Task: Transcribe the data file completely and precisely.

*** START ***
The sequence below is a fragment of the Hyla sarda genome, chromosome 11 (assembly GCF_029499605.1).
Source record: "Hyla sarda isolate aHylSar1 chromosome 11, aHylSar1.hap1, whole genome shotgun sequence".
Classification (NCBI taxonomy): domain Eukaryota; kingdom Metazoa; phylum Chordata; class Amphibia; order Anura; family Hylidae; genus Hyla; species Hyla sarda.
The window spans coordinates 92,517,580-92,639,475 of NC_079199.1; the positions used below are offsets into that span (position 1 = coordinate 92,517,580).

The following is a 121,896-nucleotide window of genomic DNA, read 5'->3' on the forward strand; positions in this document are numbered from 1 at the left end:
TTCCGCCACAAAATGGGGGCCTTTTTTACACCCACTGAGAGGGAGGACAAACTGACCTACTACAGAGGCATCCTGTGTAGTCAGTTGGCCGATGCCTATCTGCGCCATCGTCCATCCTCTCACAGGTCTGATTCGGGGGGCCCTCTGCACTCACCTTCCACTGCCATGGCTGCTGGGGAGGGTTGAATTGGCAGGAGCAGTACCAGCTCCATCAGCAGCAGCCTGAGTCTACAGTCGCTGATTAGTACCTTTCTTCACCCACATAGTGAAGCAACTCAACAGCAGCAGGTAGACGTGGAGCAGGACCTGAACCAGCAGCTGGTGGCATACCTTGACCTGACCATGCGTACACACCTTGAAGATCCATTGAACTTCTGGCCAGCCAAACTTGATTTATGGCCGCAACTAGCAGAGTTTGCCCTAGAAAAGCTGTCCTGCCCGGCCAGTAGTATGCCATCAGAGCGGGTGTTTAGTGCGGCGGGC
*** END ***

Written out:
The sequence below is a fragment of the Hyla sarda genome, chromosome 11 (assembly GCF_029499605.1).
Source record: "Hyla sarda isolate aHylSar1 chromosome 11, aHylSar1.hap1, whole genome shotgun sequence".
Classification (NCBI taxonomy): domain Eukaryota; kingdom Metazoa; phylum Chordata; class Amphibia; order Anura; family Hylidae; genus Hyla; species Hyla sarda.
The window spans coordinates 92,517,580-92,639,475 of NC_079199.1; the positions used below are offsets into that span (position 1 = coordinate 92,517,580).

The following is a 121,896-nucleotide window of genomic DNA, read 5'->3' on the forward strand; positions in this document are numbered from 1 at the left end:
TTCCGCCACAAAATGGGGGCCTTTTTTACACCCACTGAGAGGGAGGACAAACTGACCTACTACAGAGGCATCCTGTGTAGTCAGTTGGCCGATGCCTATCTGCGCCATCGTCCATCCTCTCACAGGTCTGATTCGGGGGGCCCTCTGCACTCACCTTCCACTGCCATGGCTGCTGGGGAGGGTTGAATTGGCAGGAGCAGTACCAGCTCCATCAGCAGCAGCCTGAGTCTACAGTCGCTGATTAGTACCTTTCTTCACCCACATAGTGAAGCAACTCAACAGCAGCAGGTAGACGTGGAGCAGGACCTGAACCAGCAGCTGGTGGCATACCTTGACCTGACCATGCGTACACACCTTGAAGATCCATTGAACTTCTGGCCAGCCAAACTTGATTTATGGCCGCAACTAGCAGAGTTTGCCCTAGAAAAGCTGTCCTGCCCGGCCAGTAGTATGCCATCAGAGCGGGTGTTTAGTGCGGCGGGC